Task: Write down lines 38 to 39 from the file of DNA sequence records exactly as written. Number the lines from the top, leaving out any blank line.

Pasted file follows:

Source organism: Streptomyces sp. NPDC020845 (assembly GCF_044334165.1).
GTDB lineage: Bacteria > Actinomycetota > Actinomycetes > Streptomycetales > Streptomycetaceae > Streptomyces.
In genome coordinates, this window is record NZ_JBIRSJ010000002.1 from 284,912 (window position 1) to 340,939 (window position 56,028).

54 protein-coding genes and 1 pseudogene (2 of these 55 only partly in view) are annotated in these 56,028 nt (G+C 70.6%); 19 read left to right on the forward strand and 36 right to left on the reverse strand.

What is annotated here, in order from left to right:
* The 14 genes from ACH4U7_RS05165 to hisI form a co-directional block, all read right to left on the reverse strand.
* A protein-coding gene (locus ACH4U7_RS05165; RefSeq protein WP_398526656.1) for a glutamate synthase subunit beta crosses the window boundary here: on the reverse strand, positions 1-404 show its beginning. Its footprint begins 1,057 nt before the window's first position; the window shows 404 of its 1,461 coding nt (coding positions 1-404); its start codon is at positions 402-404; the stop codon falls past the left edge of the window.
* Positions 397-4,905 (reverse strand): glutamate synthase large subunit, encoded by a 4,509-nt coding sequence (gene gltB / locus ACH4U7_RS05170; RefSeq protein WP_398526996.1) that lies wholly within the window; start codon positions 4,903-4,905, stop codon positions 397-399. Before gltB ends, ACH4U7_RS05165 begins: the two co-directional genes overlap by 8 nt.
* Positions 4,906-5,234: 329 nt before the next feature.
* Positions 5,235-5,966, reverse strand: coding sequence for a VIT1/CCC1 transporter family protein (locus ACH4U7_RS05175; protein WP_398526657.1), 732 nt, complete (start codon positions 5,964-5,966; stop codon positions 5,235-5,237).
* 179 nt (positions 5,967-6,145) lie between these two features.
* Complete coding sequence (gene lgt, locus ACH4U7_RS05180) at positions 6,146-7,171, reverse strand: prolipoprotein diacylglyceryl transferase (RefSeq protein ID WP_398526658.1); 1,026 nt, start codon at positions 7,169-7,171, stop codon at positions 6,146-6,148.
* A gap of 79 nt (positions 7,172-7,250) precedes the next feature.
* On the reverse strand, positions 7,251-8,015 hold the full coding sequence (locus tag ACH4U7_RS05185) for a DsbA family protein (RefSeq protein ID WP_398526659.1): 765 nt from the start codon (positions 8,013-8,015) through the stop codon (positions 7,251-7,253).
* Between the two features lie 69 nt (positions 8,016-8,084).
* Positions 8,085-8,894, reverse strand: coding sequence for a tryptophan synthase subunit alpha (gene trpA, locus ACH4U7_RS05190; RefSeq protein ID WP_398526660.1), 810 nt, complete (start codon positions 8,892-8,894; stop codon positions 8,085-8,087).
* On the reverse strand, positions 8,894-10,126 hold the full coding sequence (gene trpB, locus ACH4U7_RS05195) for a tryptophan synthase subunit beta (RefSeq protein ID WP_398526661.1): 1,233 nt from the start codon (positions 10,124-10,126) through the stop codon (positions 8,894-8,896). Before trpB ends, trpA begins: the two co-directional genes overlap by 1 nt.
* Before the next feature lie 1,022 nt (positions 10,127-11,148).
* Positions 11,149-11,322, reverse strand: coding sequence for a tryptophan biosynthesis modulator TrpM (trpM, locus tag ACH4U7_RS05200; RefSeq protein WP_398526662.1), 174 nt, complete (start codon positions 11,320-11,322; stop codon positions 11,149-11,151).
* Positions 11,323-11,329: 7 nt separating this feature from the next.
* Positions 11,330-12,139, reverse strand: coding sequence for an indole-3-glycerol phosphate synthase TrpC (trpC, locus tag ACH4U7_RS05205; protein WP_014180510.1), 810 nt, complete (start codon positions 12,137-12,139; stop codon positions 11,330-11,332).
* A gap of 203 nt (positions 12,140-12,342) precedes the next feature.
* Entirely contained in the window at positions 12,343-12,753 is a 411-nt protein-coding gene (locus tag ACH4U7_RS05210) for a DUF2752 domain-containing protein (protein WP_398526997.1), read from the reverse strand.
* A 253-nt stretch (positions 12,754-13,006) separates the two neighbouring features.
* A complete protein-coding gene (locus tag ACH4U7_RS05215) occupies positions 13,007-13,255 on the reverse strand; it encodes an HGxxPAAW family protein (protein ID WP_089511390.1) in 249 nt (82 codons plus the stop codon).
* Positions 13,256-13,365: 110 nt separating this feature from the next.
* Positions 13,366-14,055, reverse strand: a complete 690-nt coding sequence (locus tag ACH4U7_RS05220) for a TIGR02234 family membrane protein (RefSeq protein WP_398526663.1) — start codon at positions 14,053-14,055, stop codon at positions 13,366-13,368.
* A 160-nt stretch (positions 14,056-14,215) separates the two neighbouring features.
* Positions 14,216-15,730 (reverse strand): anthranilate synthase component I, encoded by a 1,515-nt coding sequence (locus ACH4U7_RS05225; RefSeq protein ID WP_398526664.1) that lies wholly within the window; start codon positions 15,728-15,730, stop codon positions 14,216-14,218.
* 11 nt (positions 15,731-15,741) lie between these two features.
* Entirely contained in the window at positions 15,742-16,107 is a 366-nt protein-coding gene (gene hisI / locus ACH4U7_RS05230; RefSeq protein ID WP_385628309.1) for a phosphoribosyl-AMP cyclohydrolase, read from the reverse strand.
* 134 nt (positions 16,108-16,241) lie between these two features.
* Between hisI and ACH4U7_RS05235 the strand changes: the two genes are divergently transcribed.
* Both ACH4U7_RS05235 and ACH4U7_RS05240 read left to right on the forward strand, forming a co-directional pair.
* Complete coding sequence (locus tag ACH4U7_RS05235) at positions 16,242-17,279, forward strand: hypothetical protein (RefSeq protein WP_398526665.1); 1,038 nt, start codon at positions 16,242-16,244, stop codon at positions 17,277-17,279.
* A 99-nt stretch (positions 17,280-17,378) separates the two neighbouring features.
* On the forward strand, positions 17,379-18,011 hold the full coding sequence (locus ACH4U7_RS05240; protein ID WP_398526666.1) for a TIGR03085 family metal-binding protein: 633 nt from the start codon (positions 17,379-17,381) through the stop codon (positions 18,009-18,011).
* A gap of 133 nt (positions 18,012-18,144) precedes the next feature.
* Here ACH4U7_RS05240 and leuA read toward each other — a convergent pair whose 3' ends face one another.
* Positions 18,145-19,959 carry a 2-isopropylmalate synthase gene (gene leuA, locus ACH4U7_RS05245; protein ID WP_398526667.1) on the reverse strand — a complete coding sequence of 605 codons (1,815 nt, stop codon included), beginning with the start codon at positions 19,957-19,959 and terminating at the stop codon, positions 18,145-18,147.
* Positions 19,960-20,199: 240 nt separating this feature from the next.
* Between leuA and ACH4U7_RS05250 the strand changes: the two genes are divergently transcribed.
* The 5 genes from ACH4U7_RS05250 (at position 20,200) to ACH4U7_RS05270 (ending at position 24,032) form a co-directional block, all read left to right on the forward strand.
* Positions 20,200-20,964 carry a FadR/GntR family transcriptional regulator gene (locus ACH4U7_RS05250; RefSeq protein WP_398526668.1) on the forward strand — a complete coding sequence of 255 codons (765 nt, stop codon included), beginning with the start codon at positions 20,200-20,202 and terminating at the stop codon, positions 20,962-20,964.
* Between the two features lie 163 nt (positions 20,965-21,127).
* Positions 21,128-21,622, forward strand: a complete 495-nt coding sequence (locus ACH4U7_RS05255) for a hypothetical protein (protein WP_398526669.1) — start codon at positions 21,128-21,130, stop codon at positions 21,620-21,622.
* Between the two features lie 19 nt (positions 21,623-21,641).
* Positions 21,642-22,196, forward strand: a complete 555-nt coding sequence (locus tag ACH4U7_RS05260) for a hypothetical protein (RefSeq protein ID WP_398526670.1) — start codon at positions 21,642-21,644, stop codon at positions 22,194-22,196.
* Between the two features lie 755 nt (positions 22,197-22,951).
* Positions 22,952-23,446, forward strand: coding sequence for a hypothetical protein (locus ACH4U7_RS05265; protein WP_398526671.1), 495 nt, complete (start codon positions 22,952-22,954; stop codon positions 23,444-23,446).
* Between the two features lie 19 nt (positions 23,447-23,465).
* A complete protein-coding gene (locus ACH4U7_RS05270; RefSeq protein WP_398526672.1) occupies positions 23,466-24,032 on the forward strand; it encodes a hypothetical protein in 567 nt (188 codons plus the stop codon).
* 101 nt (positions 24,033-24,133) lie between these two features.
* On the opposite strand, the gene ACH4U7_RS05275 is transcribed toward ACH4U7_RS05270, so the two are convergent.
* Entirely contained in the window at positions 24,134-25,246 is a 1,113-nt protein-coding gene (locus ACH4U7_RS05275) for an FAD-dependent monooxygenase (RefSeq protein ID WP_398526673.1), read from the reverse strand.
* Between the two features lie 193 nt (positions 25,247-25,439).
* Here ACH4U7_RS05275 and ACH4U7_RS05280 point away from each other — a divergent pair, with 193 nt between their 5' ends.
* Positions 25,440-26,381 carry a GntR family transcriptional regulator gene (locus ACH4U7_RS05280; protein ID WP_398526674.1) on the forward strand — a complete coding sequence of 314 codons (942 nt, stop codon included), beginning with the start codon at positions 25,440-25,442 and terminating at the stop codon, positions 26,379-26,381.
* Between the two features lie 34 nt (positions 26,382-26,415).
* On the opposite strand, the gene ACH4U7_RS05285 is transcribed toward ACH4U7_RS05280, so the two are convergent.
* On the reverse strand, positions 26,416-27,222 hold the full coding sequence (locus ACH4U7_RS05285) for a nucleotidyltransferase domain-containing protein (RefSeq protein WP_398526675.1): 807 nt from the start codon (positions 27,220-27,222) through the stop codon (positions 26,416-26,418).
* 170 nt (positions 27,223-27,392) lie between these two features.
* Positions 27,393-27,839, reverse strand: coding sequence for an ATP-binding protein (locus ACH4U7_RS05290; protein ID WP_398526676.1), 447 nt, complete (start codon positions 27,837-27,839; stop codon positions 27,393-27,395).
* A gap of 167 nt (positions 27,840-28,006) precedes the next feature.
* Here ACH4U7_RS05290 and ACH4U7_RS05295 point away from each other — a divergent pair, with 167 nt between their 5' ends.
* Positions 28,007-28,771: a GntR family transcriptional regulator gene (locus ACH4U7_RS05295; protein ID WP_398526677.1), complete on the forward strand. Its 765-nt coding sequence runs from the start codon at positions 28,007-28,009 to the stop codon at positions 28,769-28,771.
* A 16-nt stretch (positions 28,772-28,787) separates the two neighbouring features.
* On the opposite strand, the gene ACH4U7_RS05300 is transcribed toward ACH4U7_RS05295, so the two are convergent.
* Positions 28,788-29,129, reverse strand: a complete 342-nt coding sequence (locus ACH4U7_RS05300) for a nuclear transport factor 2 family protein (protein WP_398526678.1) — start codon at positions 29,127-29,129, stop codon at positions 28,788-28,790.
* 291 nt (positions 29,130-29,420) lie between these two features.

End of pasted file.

* A gap of 133 nt (positions 18,012-18,144) precedes the next feature.
* Here ACH4U7_RS05240 and leuA read toward each other — a convergent pair whose 3' ends face one another.